Republican Sinn Fein said approaches have been made by Special Branch and MI5 in an effort to get party members to turn informer.
On one such occasion, a member of RSF in north Armagh was approached by two plain-clothes individuals at the reception area of the PSNI station where he was attending on an unrelated matter.
“One of them asked if I was willing to help do something about the awful people in my area,” he said.
“They stated that these people could be family members, friends and neighbours, to which I made no reply. They offered to give me a contact number, asked how much money I required and when could we meet again. At that point I walked away without answering”.
On March 3, 2009 an attempt was made by MI5 to recruit a member of the Francis Hughes Cumann of RSF in Glasgow as an informer.
“The [MI5] agent made it clear to him that several members of the Francis Hughes Cumann of Republican Sinn Fein have been under surveillance by the authorities, and that they had his mobile number, a spokesman for the Cumann said.
“They asked the Cumann member if he would help them with gathering information on various people they had written down on a list. The Cumann member told them he was not prepared to give them any information regarding anyone. They then said they would contact him in the near future, before allowing him to leave the station.
“We urge all Republicans to be wary of any other such attempts by British ‘security forces’ and report them to the Republican Movement immediately. Acts such as this only serve to strengthen our resolve”.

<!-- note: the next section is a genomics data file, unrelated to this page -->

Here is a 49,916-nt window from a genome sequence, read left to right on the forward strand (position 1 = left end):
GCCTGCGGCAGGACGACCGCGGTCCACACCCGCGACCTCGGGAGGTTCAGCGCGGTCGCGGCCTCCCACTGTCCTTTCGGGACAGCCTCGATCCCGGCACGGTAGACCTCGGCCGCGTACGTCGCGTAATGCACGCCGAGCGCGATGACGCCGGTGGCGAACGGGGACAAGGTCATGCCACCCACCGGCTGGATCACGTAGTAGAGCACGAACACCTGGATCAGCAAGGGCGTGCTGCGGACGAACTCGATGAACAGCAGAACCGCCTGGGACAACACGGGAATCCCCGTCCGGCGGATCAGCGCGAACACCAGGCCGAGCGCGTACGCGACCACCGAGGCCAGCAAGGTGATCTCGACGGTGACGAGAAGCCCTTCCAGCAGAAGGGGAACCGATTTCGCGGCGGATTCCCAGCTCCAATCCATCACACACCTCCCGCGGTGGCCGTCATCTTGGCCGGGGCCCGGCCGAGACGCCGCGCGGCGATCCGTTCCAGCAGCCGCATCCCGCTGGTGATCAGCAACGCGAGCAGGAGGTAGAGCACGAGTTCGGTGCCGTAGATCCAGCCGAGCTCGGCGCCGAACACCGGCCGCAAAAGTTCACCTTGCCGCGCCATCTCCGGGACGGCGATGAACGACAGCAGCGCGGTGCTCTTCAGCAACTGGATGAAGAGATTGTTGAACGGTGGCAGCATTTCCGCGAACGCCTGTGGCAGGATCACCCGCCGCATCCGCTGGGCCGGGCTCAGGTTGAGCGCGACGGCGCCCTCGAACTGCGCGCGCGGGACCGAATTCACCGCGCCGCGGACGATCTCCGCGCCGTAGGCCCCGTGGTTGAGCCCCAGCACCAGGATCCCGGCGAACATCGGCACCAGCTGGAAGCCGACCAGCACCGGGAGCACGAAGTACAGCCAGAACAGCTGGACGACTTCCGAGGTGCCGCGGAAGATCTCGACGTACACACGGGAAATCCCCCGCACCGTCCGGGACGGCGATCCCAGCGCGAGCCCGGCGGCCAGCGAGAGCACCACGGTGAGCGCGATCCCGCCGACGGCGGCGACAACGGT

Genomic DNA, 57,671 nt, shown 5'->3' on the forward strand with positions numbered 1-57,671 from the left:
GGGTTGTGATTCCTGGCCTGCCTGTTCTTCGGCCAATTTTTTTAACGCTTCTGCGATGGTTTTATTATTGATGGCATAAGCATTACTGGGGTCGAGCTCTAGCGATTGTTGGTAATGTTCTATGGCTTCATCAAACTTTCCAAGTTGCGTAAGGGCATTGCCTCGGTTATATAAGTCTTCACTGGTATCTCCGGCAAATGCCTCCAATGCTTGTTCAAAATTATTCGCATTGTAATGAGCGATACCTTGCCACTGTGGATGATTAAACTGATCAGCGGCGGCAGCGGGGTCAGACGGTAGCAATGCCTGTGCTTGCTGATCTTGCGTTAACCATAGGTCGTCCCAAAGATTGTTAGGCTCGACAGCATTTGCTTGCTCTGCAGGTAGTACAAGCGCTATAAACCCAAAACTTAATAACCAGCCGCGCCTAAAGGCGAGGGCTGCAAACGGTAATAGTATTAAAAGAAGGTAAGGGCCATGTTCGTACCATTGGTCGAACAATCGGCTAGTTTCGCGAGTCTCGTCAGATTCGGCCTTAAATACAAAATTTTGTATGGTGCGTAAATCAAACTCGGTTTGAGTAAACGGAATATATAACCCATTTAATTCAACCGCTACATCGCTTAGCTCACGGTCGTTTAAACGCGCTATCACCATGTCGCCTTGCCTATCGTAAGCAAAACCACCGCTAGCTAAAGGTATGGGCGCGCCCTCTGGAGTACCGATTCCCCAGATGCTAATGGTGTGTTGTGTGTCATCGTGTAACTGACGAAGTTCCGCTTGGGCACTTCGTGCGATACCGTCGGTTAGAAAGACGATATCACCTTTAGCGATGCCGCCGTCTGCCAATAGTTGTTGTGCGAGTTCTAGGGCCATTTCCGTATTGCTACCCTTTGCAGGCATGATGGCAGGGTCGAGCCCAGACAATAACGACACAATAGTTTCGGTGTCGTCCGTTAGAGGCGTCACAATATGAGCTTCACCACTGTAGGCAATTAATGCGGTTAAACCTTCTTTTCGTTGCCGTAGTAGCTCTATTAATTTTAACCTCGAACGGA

EVIDENCE RULED OUT
Meanwhile, a High Court judge has reversed his decision to allow an informer to give evidence at the Omagh bomb civil action.
Sean O’Callaghan was to testify against jailed republican leader Michael McKevitt, one of five men being sued over the 1998 attack.
Justice Morgan decided in December that the former spy, who claimed he was once in charge of the Provisional IRA’s southern command, could be allowed to give evidence.
Since then, however, notes and files held on O’Callaghan by his handlers on both sides of the Irish border could not be found despite several requessd by the defence.
It took the PSNI two months to produce a small amount of material, but it warned it would seek a gag order to allow them to retain sensitive information. There was no response at all from the southern Garda police.
Justice Morgan ruled he was no longer prepared to allow the witness, describing O’Callaghan as a “practised deceiver” who was at one stage being paid by the plaintiffs.
The judge’s decision to stop O’Callaghan from going into the witness box came as lawyers for victims’ relatives closed their case after 10 months of evidence.
“Questions arise on the issue of credibility. Is Mr O’Callaghan dropping Mr McKevitt in it... and to what extent can his evidence be judged reliable in relation to that?” the judge asked.